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Oliver Dragojević

Oliver Dragojević
Oliver Dragojević (8).jpg
Dragojević in 2010, Split
Background information
Birth nameOliver Dragojević
Born(1947-12-07)7 December 1947
Split, PR Croatia, FPR Yugoslavia
OriginVela Luka, Croatia
Died29 July 2018(2018-07-29) (aged 70)
Split, Croatia
InstrumentsVocals, Piano
Years active1974–2017[1]

Oliver Dragojević (7 December 1947 – 29 July 2018) was a Croatian recording artist, who was considered one of the most enduring musical stars and cultural icons in Croatia with a discography that spanned over nearly four decades.[2] His style blended traditional klapa melodies of Dalmatia, a coastal region in his native Croatia, with jazz motifs wrapped up in a modern production. For his influential musical career, he reached critical and commercial acclaim in Croatia and neighbouring countries, and numerous accolades, including numerous Porin and Indexi awards. He is one of the few Croatian musicians who performed at major international venues such as Carnegie Hall, Royal Albert Hall, L'Olympia and Sydney Opera House.[3]


Dragojević's parents had three daughters, all of whom died young during the Second World War. His family escaped to a refugee camp in El Shatt, Egypt, together with many other women and children from Dalmatia.[3] Oliver was born on December 7, 1947, not long after his family returned to their ancestral town of Vela Luka on the Dalmatian island of Korčula. His brother, Aljoša, was born in 1949. When Oliver was five, his father Marko bought each of his sons a harmonica. Oliver mastered the instrument quickly, and entertained other kids on his street, as well as passengers on board of ships on the busy route of Vela Luka – Split. As Oliver showed a strong passion for music, his parents decided to enroll him in a music school in Split. There he learned to play the piano, clarinet and bass guitar.[3]"I attended school in Split, but I always loved being at home, and I spent all my free time in Vela Luka. In winter we would harvest olives, and would warm up with wood-burning stoves, though the room always stayed cold. The house was old and dingy, but my mom, dad, brother, cousins, and aunts were there – the house was always full," he recalled.[3] He married Vesna Dragojević in 1974, with whom he had three sons, Dino (b. 1975) and twin Damir and Davor (b. 1978).

Illness and death

In August 2017, he was diagnosed with lung cancer. In June 2018, he was hospitalised KBC Split due to breathing difficulties. On 29 July 2018, Oliver Dragojević died after succumbing to a year long battle with lung cancer in Split.[4][5] The Croatian Government declared 31 July 2018 as the National Day of Condolences to honour him.[6] He was finally buried at the St. Roko Graveyard in Vela Luka, on 1 August 2018.


Dragojević's first performance was at the "Split Children's Festival" in 1961 with the song "Baloni". In a competition of amateur singers, his cult band from Split, "Batali" won first place for their rendition of "Yesterday", a Beatles classic. In 1972, Oliver went abroad to further develop his craft. He played in clubs across Germany, Sweden and Mexico. His solo singing career began in 1974 at the Split Festival, where he won with the song "Ča će mi Copacabana".[7]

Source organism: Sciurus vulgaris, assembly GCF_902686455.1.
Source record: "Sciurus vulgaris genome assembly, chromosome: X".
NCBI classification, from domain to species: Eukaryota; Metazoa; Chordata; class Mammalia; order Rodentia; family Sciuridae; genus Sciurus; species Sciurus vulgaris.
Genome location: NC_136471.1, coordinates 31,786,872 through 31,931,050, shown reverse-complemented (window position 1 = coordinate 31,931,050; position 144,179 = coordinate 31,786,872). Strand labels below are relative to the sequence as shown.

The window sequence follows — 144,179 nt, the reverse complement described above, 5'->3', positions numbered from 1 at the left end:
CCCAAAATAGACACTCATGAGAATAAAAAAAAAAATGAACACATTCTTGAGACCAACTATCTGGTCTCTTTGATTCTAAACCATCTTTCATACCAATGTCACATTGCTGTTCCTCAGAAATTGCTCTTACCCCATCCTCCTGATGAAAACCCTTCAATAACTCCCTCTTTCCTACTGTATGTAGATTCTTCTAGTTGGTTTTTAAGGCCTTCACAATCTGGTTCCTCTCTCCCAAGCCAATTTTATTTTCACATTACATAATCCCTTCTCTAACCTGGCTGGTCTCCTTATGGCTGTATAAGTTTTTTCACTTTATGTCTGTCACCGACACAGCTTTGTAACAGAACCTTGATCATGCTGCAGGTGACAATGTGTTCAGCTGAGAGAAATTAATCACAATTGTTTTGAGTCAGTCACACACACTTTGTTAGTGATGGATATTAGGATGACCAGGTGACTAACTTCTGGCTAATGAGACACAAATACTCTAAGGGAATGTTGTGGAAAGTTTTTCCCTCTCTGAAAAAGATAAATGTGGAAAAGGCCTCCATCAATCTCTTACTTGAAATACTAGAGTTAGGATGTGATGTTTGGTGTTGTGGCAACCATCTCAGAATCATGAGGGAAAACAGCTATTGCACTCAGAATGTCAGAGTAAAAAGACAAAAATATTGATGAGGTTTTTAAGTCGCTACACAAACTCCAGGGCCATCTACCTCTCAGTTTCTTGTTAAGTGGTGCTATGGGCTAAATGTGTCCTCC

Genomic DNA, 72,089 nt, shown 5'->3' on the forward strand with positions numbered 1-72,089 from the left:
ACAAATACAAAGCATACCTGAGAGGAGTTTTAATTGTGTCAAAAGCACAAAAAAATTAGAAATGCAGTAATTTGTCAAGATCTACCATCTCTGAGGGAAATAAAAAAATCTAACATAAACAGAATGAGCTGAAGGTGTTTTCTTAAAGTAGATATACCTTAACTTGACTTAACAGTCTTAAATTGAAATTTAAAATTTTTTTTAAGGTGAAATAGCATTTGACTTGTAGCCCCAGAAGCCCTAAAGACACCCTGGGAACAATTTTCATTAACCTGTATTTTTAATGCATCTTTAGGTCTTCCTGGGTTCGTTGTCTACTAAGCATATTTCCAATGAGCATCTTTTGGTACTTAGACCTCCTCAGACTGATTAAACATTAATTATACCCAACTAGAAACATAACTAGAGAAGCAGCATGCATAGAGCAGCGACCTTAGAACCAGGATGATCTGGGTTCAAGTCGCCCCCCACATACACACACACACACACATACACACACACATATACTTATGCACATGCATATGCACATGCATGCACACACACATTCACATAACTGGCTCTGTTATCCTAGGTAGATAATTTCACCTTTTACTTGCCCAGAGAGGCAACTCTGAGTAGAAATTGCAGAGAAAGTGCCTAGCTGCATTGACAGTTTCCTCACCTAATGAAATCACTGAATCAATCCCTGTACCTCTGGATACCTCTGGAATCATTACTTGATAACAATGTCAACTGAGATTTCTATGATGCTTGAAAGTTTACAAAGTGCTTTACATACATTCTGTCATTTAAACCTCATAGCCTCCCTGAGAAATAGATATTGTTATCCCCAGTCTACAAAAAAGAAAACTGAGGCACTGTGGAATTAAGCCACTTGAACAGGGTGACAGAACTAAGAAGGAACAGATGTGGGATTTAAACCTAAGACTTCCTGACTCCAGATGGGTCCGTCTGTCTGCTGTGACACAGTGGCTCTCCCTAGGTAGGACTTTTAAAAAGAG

A year later, composer Zdenko Runjić and Dragojević, released the song "Galeb i ja". It proved to be a big hit across the former SFR Yugoslavia and made Dragojević a household name. This was followed by hits "Romanca", "Oprosti mi, pape", "Stari morski vuk". Runjić would further collaborate with Dragojević on further 200 songs, until Runjić's death. Between 1975-1980, the Dragojević/Runjić duo dominated the music scene of the former SFR Yugoslavia. Part of the secret of their success was a third contributor, Jakša Fiamengo, who wrote the lyrics to some of Dragojević's most iconic songs, namely: "Nadalina", "Piva klapa ispod volta", "Karoca", "Ništa nova", "Infiša san u te", and "Ostavljam te samu".[3]


  • 1975: Ljubavna pjesma
  • 1976: Našoj ljubavi je kraj
  • 1976: Split 76
  • 1977: Malinkonija
  • 1978: Poeta
  • 1979: Vjeruj u ljubav
  • 1980: Oliver 5
  • 1981: Đelozija
  • 1982: Jubavi, jubavi
  • 1984: Evo mene među moje
  • 1985: Svoju zvizdu slidin
  • 1986: Za sva vrimene
  • 1987: Oliver
  • 1987: Pionirsko kolo
  • 1988: Svirajte noćas za moju dušu
  • 1989: Oliver u HNK
  • 1990: Jedina
  • 1992: Teško mi je putovati
  • 1994: Neka nova svitanja
  • 1994: Sve najbolje
  • 1995: Vrime
  • 1996: Oliver u Lisinskom
  • 1997: Duša mi je more
  • 1998: Štorija 1
  • 1998: Štorija 2
  • 1998: Štorija 3
  • 1998: Štorija 4
  • 1998: Štorija 5
  • 2000: Dvi, tri riči
  • 2001: Oliver u Areni
  • 2002: Trag u beskraju
  • 2003: Vjeruj u ljubav 2003
  • 2005: Vridilo je
  • 2006: The Platinum Collection
  • 2006: Oliver à l'Olympia
  • 2007: Kozmički dalmatinac
  • 2010: Samo da je tu
  • 2013: Tišina Mora

See also


  1. ^ "Oliver posljednji koncert održao u rodnom Splitu: Pogledajte djelić atmosfere" (in Croatian). 29 July 2018. Retrieved 24 October 2018.
  2. ^ Zadar In Your Pocket by Višnja Arambašić, Nataly Anderson, Frank Jelinčić & Tocher Mitchell. Culture and Events (p11)
  3. ^ a b c d e "Oliver Dragojević". Več (in Croatian). Retrieved 2 January 2016.
  4. ^ Thomas, Mark. "Oliver Dragojevic dies after losing battle with cancer – The Dubrovnik Times". Retrieved 2018-07-29.
  5. ^ "Popular Ex-Yugoslavia Singer Oliver Dragojevic Dies at 70". U.S.News & World Report. 29 July 2018.
  6. ^ "SUTRA DAN NACIONALNE SUĆUTI U HRVATSKOJ ZBOG SMRTI OLIVERA DRAGOJEVIĆA Plenković: 'Vlada je odluku donijela na telefonskoj sjednici'". 30 July 2018. Retrieved 31 July 2018.
  7. ^ "Nagrade 1970-1979". Retrieved 1 January 2016.

External links